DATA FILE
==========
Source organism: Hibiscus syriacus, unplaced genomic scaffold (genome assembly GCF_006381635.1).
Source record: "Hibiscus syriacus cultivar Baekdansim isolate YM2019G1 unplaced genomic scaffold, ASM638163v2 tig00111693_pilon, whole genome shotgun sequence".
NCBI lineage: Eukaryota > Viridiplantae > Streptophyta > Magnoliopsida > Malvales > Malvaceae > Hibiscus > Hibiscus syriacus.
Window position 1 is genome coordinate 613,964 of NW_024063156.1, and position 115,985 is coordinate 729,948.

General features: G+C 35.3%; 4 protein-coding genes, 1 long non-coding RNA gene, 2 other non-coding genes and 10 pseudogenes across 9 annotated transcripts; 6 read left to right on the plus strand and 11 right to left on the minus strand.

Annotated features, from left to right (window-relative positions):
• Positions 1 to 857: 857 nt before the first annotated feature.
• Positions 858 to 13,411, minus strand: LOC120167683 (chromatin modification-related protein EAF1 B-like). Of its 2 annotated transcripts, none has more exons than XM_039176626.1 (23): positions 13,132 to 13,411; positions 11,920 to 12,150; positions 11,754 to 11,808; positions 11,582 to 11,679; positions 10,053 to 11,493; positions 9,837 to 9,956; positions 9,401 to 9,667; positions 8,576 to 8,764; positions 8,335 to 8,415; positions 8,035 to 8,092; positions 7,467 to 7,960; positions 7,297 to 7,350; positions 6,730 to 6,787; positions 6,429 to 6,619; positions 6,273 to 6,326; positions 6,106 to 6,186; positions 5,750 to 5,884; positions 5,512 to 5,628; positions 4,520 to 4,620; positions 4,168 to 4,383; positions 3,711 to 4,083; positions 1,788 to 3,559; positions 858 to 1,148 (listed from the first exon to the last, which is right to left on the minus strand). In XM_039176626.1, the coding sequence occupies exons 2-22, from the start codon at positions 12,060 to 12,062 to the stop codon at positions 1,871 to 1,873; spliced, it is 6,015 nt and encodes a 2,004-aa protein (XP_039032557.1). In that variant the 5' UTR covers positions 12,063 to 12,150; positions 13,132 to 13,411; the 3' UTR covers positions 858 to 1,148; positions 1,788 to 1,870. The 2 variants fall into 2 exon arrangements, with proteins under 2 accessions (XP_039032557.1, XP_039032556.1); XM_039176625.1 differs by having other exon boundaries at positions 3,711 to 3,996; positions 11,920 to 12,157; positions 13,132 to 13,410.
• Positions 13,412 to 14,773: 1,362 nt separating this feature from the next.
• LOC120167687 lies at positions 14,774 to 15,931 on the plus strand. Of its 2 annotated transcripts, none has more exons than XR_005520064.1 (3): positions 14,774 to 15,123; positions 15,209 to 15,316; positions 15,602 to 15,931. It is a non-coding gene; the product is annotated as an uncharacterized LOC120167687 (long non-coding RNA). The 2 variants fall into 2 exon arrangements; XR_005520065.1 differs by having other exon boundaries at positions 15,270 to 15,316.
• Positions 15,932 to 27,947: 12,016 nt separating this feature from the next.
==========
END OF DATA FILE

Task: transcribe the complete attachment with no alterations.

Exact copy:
Source organism: Hibiscus syriacus, unplaced genomic scaffold (genome assembly GCF_006381635.1).
Source record: "Hibiscus syriacus cultivar Baekdansim isolate YM2019G1 unplaced genomic scaffold, ASM638163v2 tig00111693_pilon, whole genome shotgun sequence".
NCBI lineage: Eukaryota > Viridiplantae > Streptophyta > Magnoliopsida > Malvales > Malvaceae > Hibiscus > Hibiscus syriacus.
Window position 1 is genome coordinate 613,964 of NW_024063156.1, and position 115,985 is coordinate 729,948.

General features: G+C 35.3%; 4 protein-coding genes, 1 long non-coding RNA gene, 2 other non-coding genes and 10 pseudogenes across 9 annotated transcripts; 6 read left to right on the plus strand and 11 right to left on the minus strand.

Annotated features, from left to right (window-relative positions):
• Positions 1 to 857: 857 nt before the first annotated feature.
• Positions 858 to 13,411, minus strand: LOC120167683 (chromatin modification-related protein EAF1 B-like). Of its 2 annotated transcripts, none has more exons than XM_039176626.1 (23): positions 13,132 to 13,411; positions 11,920 to 12,150; positions 11,754 to 11,808; positions 11,582 to 11,679; positions 10,053 to 11,493; positions 9,837 to 9,956; positions 9,401 to 9,667; positions 8,576 to 8,764; positions 8,335 to 8,415; positions 8,035 to 8,092; positions 7,467 to 7,960; positions 7,297 to 7,350; positions 6,730 to 6,787; positions 6,429 to 6,619; positions 6,273 to 6,326; positions 6,106 to 6,186; positions 5,750 to 5,884; positions 5,512 to 5,628; positions 4,520 to 4,620; positions 4,168 to 4,383; positions 3,711 to 4,083; positions 1,788 to 3,559; positions 858 to 1,148 (listed from the first exon to the last, which is right to left on the minus strand). In XM_039176626.1, the coding sequence occupies exons 2-22, from the start codon at positions 12,060 to 12,062 to the stop codon at positions 1,871 to 1,873; spliced, it is 6,015 nt and encodes a 2,004-aa protein (XP_039032557.1). In that variant the 5' UTR covers positions 12,063 to 12,150; positions 13,132 to 13,411; the 3' UTR covers positions 858 to 1,148; positions 1,788 to 1,870. The 2 variants fall into 2 exon arrangements, with proteins under 2 accessions (XP_039032557.1, XP_039032556.1); XM_039176625.1 differs by having other exon boundaries at positions 3,711 to 3,996; positions 11,920 to 12,157; positions 13,132 to 13,410.
• Positions 13,412 to 14,773: 1,362 nt separating this feature from the next.
• LOC120167687 lies at positions 14,774 to 15,931 on the plus strand. Of its 2 annotated transcripts, none has more exons than XR_005520064.1 (3): positions 14,774 to 15,123; positions 15,209 to 15,316; positions 15,602 to 15,931. It is a non-coding gene; the product is annotated as an uncharacterized LOC120167687 (long non-coding RNA). The 2 variants fall into 2 exon arrangements; XR_005520065.1 differs by having other exon boundaries at positions 15,270 to 15,316.
• Positions 15,932 to 27,947: 12,016 nt separating this feature from the next.